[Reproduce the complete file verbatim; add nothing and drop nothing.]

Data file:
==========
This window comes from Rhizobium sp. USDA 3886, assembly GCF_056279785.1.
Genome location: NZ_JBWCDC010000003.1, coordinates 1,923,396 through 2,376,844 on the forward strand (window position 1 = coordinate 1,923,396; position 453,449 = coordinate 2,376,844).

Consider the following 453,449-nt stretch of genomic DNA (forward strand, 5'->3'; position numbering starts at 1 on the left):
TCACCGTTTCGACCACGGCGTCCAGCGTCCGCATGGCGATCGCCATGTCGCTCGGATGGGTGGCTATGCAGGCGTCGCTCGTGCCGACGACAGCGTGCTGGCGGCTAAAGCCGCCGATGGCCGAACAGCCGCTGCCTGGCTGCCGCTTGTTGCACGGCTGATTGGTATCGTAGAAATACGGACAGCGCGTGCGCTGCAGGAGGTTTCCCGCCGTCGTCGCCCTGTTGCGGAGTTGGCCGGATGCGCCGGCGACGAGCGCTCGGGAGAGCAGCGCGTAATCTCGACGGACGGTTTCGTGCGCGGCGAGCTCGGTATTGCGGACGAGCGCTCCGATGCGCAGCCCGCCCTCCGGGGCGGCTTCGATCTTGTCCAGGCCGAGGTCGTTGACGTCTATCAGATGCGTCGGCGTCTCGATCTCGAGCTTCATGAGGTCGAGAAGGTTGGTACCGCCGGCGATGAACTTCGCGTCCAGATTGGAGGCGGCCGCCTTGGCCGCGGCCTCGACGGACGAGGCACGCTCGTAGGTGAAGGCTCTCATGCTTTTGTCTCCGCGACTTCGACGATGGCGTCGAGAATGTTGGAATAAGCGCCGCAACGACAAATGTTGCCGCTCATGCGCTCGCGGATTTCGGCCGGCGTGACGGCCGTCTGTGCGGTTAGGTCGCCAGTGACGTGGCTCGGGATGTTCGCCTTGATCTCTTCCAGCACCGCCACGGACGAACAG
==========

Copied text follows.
This window comes from Rhizobium sp. USDA 3886, assembly GCF_056279785.1.
Genome location: NZ_JBWCDC010000003.1, coordinates 1,923,396 through 2,376,844 on the forward strand (window position 1 = coordinate 1,923,396; position 453,449 = coordinate 2,376,844).

Consider the following 453,449-nt stretch of genomic DNA (forward strand, 5'->3'; position numbering starts at 1 on the left):
TCACCGTTTCGACCACGGCGTCCAGCGTCCGCATGGCGATCGCCATGTCGCTCGGATGGGTGGCTATGCAGGCGTCGCTCGTGCCGACGACAGCGTGCTGGCGGCTAAAGCCGCCGATGGCCGAACAGCCGCTGCCTGGCTGCCGCTTGTTGCACGGCTGATTGGTATCGTAGAAATACGGACAGCGCGTGCGCTGCAGGAGGTTTCCCGCCGTCGTCGCCCTGTTGCGGAGTTGGCCGGATGCGCCGGCGACGAGCGCTCGGGAGAGCAGCGCGTAATCTCGACGGACGGTTTCGTGCGCGGCGAGCTCGGTATTGCGGACGAGCGCTCCGATGCGCAGCCCGCCCTCCGGGGCGGCTTCGATCTTGTCCAGGCCGAGGTCGTTGACGTCTATCAGATGCGTCGGCGTCTCGATCTCGAGCTTCATGAGGTCGAGAAGGTTGGTACCGCCGGCGATGAACTTCGCGTCCAGATTGGAGGCGGCCGCCTTGGCCGCGGCCTCGACGGACGAGGCACGCTCGTAGGTGAAGGCTCTCATGCTTTTGTCTCCGCGACTTCGACGATGGCGTCGAGAATGTTGGAATAAGCGCCGCAACGACAAATGTTGCCGCTCATGCGCTCGCGGATTTCGGCCGGCGTGACGGCCGTCTGTGCGGTTAGGTCGCCAGTGACGTGGCTCGGGATGTTCGCCTTGATCTCTTCCAGCACCGCCACGGACGAACAG